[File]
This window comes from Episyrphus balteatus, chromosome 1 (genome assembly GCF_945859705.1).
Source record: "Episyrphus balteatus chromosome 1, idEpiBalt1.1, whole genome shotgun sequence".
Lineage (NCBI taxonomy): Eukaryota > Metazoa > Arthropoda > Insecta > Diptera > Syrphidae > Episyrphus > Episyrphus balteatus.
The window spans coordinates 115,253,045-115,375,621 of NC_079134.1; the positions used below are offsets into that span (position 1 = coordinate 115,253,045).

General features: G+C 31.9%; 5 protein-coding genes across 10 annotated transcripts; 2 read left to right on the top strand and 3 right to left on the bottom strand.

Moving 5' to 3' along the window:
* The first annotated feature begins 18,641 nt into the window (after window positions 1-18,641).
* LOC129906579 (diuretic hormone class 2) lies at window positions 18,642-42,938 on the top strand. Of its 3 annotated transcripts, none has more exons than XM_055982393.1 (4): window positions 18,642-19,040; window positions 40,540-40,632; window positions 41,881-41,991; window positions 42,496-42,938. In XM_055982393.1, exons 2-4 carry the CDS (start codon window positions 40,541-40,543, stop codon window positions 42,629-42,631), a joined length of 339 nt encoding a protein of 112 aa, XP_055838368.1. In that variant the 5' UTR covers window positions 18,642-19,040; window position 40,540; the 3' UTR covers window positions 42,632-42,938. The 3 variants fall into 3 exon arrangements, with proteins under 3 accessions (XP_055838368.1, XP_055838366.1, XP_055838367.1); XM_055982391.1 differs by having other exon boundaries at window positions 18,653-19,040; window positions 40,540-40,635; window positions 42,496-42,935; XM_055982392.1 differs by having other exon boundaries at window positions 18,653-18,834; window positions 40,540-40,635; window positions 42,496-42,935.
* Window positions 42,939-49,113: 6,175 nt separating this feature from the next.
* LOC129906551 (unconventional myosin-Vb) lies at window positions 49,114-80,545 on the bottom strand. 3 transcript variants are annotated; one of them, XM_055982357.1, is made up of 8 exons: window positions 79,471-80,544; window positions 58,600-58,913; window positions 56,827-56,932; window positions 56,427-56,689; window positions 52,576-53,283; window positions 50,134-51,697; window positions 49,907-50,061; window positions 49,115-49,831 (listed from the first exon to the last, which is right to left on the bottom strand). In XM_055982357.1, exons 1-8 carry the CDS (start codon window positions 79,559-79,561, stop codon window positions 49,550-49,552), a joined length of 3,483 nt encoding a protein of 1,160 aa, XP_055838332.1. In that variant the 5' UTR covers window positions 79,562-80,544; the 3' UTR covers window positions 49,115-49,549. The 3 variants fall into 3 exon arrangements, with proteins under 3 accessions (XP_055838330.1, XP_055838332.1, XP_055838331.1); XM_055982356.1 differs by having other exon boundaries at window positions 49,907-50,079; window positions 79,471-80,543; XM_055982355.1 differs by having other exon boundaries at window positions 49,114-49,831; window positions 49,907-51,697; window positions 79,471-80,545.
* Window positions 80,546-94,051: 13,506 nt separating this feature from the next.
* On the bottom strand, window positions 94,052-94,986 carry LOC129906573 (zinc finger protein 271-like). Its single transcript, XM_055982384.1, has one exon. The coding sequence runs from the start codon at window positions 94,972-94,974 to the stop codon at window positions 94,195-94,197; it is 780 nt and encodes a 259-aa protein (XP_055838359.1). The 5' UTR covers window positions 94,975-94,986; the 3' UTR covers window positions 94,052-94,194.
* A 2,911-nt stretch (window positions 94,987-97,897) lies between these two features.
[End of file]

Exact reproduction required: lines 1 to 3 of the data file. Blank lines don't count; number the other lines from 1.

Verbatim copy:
This window comes from Episyrphus balteatus, chromosome 1 (genome assembly GCF_945859705.1).
Source record: "Episyrphus balteatus chromosome 1, idEpiBalt1.1, whole genome shotgun sequence".
Lineage (NCBI taxonomy): Eukaryota > Metazoa > Arthropoda > Insecta > Diptera > Syrphidae > Episyrphus > Episyrphus balteatus.